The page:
Outbreak of fights on campus

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Outbreak of fights on campus

Elena Mateus, ScotCenter Editor-in-Chief

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“I was walking down the stairs by C hall, and I just heard what sounded like someone’s head being cracked on the ground. By the time I got there, they were just on top of each other fighting,” said junior Samantha Hernandez.

Hernandez was one of the many eye witnesses to one of the recent fights on Carlmont’s campus.

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“Everyone’s been talking about it, everyone knows who it is and what happened and everything,” said sophomore Erin Alonso.

Referring to the four fights that occurred the week of Feb. 10 to the Feb. 13., senior Amelia Tupou said, “In all four years that I’ve been here, there’s never been so many fights within just a few days.”

Grant Steunenberg, Carlmont Administrative Vice Principal, said, “If fights do breakout, the system has broken down.”

“This is my ninth year as Vice Principal, and these sorts of thing happen in waves,” said Steunenberg. “ If you look, there is probably just as many fights this year as there were last year.”

“I’m new here, and at my old school there weren’t as many fights in such a short amount of time. I don’t necessarily feel unsafe, it just kind of puts me on edge,” said sophomore Andee Liljigren.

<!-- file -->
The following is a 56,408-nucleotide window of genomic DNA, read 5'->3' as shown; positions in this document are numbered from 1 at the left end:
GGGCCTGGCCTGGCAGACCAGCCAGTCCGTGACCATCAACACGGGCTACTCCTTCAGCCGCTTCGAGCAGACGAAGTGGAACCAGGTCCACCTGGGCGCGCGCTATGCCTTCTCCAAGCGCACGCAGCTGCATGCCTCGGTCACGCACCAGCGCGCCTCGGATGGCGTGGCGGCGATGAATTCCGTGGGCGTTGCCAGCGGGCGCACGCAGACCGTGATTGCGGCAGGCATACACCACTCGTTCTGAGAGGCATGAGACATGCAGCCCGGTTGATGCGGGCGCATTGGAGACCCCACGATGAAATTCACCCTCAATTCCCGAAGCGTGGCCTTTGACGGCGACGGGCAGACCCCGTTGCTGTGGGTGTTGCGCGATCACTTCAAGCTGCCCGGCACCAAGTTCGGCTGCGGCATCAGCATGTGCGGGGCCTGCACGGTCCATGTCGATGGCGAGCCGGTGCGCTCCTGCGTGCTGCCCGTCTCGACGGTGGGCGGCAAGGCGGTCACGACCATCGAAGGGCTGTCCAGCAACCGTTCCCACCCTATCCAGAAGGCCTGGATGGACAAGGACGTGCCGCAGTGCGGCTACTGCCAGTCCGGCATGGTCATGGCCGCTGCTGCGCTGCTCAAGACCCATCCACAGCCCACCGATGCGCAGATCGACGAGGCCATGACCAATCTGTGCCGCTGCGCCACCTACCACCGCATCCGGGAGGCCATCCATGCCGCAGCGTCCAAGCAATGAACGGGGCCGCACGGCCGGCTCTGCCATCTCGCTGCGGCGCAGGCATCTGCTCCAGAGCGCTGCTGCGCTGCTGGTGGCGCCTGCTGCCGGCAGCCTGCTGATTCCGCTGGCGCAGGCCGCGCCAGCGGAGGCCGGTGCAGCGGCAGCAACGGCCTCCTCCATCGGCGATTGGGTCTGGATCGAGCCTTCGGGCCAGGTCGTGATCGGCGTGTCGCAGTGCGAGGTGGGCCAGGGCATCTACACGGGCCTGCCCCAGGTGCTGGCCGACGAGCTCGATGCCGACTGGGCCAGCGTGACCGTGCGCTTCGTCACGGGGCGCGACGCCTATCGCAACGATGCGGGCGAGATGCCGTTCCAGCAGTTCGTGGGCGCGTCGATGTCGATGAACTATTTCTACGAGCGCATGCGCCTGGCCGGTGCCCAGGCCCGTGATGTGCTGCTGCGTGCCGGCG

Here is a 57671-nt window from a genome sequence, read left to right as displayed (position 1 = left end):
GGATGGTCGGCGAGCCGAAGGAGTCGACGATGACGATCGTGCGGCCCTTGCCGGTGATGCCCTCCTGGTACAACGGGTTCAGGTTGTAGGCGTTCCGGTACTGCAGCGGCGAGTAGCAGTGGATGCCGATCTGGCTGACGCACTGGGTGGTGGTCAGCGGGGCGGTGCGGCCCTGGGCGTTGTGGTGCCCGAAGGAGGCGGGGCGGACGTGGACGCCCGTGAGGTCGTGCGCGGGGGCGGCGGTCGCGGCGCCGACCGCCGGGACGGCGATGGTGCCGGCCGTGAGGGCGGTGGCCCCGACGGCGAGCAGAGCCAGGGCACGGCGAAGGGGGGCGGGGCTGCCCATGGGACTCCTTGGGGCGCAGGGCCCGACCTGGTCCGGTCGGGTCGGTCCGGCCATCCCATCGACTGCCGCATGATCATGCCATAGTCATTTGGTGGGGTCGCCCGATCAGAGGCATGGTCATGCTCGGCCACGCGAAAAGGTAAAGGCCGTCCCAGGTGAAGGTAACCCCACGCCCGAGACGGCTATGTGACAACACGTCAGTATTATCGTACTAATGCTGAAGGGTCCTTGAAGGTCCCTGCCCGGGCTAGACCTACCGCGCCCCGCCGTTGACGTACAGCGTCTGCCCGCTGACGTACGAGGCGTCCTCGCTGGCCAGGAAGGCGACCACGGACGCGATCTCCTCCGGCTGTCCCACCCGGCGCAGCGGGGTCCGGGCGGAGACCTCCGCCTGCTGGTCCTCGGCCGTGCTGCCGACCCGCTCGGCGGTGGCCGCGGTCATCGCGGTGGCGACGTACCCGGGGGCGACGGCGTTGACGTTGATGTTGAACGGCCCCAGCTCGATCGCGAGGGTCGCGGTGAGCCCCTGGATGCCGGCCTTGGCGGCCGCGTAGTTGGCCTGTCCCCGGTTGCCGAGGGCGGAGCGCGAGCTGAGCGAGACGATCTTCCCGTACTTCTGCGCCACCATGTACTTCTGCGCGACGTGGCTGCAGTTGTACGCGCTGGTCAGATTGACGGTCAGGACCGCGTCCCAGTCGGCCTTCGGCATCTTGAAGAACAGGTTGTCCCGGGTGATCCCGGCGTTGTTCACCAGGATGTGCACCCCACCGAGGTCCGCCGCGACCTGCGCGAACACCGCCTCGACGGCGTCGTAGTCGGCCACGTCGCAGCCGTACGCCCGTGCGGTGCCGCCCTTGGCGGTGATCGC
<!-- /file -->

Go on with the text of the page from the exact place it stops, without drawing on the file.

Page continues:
On the other hand, some students, like junior Thomas Gifford, do not mind the fights on campus: “I don’t see it as a big deal; it keeps things interesting,” he said.

Disciplinary action will be taken, though specifics are confidential: “California Education Code has consequences in place including required suspension if a physical altercation occurs, ” said Steunenberg.

In addition, prevention measures are being taken. Steunenberg said, “We have something called ATS (Alternate to Suspension) that is basically counseling for the student.”

Suspension and counseling has not stopped some students at campus from physically fighting. “People know that they’re going to get in trouble, I mean I guess they don’t care,” said Tupou.

According to Steunenberg, “These students are teenagers and their hormones are racing. It prevents them from thinking clearly when emotions become involved.”

“Believe it or not, students bring us most of our information, because they don’t want to see their friends get hurt,” said Steunenberg. “It’s a misconception that it’s snitching, but it helps us mediate and solve problems.”

The most recent fights have allegedly broken out in the moment. “For the two fights that I saw, I didn’t expect them to happen, it wasn’t like people knew there was going to be a fight,” said Hernandez.

Regardless of how they happened, students have all formed an opinion on the subject: “I think the causes of all these fights are really stupid, because they aren’t going to matter later on in your life, and they probably won’t even matter in two weeks,” said Hernandez.

While administration and students try to help relieve stress on Carlmont’s campus, fights will inevitably occur. “You never know what will happen when two people become violent with each other,” said Steunenberg.

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